It was my life-long dreams to walk among planes like this. My childhood dream was to be a pilot before I changed it to an astronaut. I was envious of the kids on kindergarten uniforms who had fulfilled their dreams while they were so young.
Remember that what I love about the museum is its petite histories? So instead of information such the factory that had built the planes, the engines, the capacity, and so on, what I find interesting is what happened the time the planes were used.
Near the entrance door of the hangar, a P-51 Mustang was snarling its teeth to the sky. It was said to be the favorite plane of the Air-Commodore Leo Wattimena, a legendary fighter of Indonesia from a distant era. Had I known him on my childhood, I might not have stunned by the fictional Maverick of Top Gun.
Leo Wattimena was brilliant. He was the best cadet on a training held in Transocean Airlines Oakland Airport (TALOA), Oakland, California, in 1950. Graduating as the Top Gun, he was enrolled in the instructors’ course.
He was said to be a “crazy pilot” for he did so many dangerous maneuvers during his career. One of the most legendary was when he plummeted and flew under the Ampera bridge of Palembang on an MIG-17. Another occasion, he flew at Maguwo between the airport tower and a pole. Hadn’t Leo Wattimena pulled down one of the tips of the wings, it might have touched the pole and the plane would have been totaled. But on top of all that, he was the first Indonesian general brave enough to touch down his plane on the land of West Papua though it was only one second, literally.
Most of the planes were forbidden to climb, let alone enter, but one of which was allowed—C-47 Dakota. It was deserted when I entered the carrier. The cabin was painted blue with two rows of chairs put on each sides facing each other. I almost imagined myself as one of the Band of Brothers’ casts preparing to jump above Normandy surrounded by explosions and shootings from anti-aircrafts.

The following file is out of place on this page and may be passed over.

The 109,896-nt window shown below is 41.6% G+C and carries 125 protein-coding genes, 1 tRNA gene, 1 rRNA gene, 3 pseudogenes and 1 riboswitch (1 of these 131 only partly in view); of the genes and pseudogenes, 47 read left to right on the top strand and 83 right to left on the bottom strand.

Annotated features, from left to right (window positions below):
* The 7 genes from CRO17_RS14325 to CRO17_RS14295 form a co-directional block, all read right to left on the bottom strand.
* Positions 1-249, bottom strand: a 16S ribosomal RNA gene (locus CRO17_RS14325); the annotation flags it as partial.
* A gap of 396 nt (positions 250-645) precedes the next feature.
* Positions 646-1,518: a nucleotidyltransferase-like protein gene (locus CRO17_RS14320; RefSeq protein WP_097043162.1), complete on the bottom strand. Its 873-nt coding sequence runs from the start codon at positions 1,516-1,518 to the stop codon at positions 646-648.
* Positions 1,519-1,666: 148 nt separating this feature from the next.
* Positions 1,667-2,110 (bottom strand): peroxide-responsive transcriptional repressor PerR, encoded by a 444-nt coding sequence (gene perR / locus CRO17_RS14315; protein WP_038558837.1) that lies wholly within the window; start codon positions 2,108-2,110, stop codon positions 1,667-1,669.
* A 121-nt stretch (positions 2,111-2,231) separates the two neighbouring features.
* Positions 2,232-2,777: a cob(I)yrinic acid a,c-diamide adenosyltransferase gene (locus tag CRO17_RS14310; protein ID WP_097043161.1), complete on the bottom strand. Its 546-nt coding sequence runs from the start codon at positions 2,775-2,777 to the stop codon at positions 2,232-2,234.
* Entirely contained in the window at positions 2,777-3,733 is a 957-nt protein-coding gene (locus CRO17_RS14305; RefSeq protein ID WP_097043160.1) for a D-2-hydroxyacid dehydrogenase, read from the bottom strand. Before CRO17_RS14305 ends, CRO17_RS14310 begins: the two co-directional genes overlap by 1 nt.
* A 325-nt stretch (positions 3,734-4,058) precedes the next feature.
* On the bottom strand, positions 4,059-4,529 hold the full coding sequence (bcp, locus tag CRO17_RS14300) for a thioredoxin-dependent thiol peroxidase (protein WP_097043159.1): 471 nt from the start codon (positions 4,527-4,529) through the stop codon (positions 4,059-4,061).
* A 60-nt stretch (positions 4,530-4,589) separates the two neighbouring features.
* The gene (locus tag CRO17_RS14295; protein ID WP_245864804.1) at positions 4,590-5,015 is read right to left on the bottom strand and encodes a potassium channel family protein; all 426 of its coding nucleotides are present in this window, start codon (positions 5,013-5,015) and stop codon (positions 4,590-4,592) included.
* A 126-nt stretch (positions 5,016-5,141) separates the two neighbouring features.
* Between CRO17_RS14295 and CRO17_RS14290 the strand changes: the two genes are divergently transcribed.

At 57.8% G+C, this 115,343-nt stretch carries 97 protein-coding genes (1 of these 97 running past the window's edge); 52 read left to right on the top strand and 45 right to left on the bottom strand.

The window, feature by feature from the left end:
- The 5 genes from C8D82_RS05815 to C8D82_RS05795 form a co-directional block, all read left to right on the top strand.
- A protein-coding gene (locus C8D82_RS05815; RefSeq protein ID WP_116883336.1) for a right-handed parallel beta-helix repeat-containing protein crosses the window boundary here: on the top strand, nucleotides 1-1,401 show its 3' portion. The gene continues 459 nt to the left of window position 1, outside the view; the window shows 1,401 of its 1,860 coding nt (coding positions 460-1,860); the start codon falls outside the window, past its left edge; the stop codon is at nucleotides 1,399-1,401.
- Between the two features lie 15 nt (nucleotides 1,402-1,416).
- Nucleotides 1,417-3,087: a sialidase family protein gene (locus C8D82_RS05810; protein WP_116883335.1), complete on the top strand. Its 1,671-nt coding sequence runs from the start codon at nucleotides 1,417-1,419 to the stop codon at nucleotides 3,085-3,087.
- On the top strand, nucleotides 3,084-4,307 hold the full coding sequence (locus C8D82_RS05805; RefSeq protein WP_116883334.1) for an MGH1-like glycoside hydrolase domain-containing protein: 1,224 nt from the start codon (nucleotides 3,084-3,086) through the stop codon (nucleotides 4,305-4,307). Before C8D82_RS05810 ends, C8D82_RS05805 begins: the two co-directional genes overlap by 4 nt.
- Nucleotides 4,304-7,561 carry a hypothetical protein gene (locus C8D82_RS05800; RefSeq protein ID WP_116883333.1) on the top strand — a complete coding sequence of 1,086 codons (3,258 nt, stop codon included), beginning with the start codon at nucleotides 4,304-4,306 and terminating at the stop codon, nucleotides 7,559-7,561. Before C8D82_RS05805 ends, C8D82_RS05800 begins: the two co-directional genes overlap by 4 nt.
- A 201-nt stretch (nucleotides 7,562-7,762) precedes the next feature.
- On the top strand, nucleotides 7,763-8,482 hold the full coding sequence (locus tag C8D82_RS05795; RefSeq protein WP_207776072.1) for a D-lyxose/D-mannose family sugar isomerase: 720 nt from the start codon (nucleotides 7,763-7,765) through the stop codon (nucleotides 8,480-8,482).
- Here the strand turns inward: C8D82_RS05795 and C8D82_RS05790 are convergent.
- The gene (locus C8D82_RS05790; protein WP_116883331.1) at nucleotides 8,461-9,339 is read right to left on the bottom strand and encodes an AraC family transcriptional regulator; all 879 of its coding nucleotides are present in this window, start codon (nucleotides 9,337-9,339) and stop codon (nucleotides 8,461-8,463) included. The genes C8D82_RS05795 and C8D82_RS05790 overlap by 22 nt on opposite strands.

I continued my way through Hiller 360 Utility Helicopter which was dwarfed by the gigantic UH-34 Sikorsky. Then I turned left, encountering a Stearman, a missile, and eventually found myself in the alley full of the Russians MIGs—MIG-17, MIG-19 Fighter, MIG-21 F-13, UTI MIG-15—and an MI-4 Helicopter. Those had to be the remembrance of Soekarno’s inclination to the East Block.
Had it been arranged chronologically, the museum would be better. As I went the other way, instead of younger planes, I met the older like Cureng (manufactured in 1933) and the replica of Nishikoreng (1936).
The double-winged Cureng was the first fighter plane flown under Indonesian flag by Adisutjipto on October 24th, 1945. Afterward, it was assigned as a trial plane, reconnaissance aircraft, carrier plane, a bomber, aerial photography plane, and a red-cross plane.
On the far corner stood neglectedly the former presidential plane, the C-140 JetStar, given by the US Government in 1962. The rather small plane—carrying only 18 passengers and 5 crews—had carried Soekarno to Malaysia, Singapore, the Phillippines, Vietnam, and Muangthai. Compared to the present presidential airplane, it seemed like a toy.
The hangar tour was concluded rather sadly since near the exit door was displayed the remnants of Dakota VT-CLA—only the tail part—bombed by the Dutch’s Kittyhawk in 1947 while carrying medicines donated by the Malayan Red-Cross, that took tolls on three of four Indonesian passengers—Adisutjipto, Abdul Rahman Saleh, and Adisumarmo.
I exited the room enlightened. Yet I felt gloomy. Thus I didn’t really pay attention to the next three rooms, on which were placed diorama of Indonesian aviation history, of the Palapa Communication Satellite, and eventually ended in a room full of photos and action figures of planes that are currently used by Indonesian Air-Force or that were formerly used.
Learning a lot of things at the museum, my feeling was uncertain. But I knew that from now on I’d never look at airports the same way as before, especially those bearing the names of heroes whose stories were preserved under the roof of Dirgantara Mandala Museum.